Metaphysical Bible Interpretation of Hebrews Chapter 8
Metaphysically Interpreting Hebrews 8:1-13
8:1Now in the things which we are saying the chief point is this: We have such a high priest, who sat down on the right hand of the throne of the Majesty in the heavens, 8:2a minister of the sanctuary, and of the true tabernacle, which the Lord pitched, not man. 8:3For every high priest is appointed to offer both gifts and sacrifices: wherefore it is necessary that this high priest also have somewhat to offer. 8:4Now if he were on earth, he would not be a priest at all, seeing there are those who offer the gifts according to the law; 8:5who serve that which is a copy and shadow of the heavenly things, even as Moses is warned of God when he is about to make the tabernacle: for, See, saith he, that thou make all things according to the pattern that was showed thee in the mount. 8:6But now hath he obtained a ministry the more excellent, by so much as he is also the mediator of a better covenant, which hath been enacted upon better promises. 8:7For if that first covenant had been faultless, then would no place have been sought for a second. 8:8For finding fault with them, he saith,
Behold, the days come, saith the Lord,
8:9Not according to the covenant that I made with their fathers
For they continued not in my covenant,
And I regarded them not, saith the Lord.
After those days, saith the Lord;
I will put my laws into their mind,
And on their heart also will I write them:
And I will be to them a God,
And they shall be to me a people:
8:11And they shall not teach every man his fellow-citizen,
For all shall know me,
From the least to the greatest of them.
8:12For I will be merciful to their iniquities,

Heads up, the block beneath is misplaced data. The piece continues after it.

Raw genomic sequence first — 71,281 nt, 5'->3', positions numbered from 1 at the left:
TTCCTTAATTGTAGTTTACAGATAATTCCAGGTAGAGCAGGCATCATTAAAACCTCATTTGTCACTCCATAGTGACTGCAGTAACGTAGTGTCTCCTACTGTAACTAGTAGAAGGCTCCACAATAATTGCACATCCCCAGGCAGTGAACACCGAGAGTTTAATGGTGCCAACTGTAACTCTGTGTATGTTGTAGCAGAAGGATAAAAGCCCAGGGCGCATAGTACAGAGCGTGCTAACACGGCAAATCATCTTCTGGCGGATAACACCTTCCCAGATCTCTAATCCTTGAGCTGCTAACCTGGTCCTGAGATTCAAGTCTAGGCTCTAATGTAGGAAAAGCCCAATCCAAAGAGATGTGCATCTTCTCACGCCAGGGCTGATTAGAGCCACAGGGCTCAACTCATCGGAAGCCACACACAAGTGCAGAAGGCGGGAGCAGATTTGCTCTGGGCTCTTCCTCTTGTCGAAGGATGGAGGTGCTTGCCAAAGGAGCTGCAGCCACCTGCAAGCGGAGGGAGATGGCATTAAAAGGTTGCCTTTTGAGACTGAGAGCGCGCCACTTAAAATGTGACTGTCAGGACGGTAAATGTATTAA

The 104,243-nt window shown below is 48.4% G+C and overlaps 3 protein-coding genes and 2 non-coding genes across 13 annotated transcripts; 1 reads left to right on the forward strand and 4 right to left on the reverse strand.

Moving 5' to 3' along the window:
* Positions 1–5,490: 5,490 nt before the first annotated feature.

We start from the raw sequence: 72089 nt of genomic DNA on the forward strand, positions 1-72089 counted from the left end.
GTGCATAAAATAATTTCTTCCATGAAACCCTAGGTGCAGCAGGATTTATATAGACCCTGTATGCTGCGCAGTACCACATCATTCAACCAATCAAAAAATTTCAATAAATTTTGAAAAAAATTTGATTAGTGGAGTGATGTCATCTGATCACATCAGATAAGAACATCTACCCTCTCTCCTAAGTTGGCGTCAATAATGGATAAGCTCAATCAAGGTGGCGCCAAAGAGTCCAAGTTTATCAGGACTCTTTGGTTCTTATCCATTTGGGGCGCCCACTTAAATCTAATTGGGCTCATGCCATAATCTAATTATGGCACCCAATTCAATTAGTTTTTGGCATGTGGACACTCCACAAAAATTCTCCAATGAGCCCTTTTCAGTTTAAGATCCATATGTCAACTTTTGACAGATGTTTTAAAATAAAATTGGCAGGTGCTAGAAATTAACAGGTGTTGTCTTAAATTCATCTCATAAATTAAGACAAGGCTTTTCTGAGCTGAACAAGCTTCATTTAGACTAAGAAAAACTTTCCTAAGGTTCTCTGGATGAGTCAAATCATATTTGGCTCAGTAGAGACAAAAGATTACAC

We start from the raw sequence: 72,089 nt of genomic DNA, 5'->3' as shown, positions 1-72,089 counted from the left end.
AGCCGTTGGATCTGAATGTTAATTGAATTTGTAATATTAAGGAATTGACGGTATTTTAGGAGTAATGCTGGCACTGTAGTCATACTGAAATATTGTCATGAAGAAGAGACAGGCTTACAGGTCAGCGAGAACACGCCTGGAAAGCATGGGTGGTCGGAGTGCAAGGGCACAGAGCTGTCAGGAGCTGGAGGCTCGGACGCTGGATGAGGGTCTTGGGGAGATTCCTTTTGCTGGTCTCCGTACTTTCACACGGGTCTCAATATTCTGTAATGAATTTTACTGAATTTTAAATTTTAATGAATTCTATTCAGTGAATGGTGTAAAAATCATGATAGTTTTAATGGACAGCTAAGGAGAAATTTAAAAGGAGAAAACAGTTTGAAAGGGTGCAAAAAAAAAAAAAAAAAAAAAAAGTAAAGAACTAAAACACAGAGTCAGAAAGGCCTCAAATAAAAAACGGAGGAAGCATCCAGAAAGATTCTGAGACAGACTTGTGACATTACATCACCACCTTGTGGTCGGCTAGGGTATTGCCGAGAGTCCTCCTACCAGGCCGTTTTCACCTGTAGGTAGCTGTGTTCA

And their sins will I remember no more.
October 5, 1947: Heb. 8:6-11
Humanly speaking, a last will sets aside all wills previously made, rendering them void and of no effect. The divine will differs from the human will in this respect, for the last will of God, which we call the New Testament, does not invalidate the first, but rather fulfills it.
The first will of God, as it was crystallized and put into permanent form for our benefit, is found in the Old Testament. That will is that we inherit the life that is divine in its essence by keeping the moral law. Moses codified the law, and the prophets and other enlightened leaders of olden times tried earnestly to induce the Children of Israel to keep it. But it was so imperfectly kept that, except in sporadic cases, men missed altogether the life that is life indeed. It therefore became necessary to make a new will, the terms of which would be more easily understandable and in which men could find a formula that they could follow. The New Testament grew out of this need of greater understanding, and in it God willed to show us the easy way to keep the moral law; namely by keeping the law of love, as exemplified in the life and work of Jesus Christ.
- UNITY magazine
Transcribed by Lloyd Kinder on 10-26-2013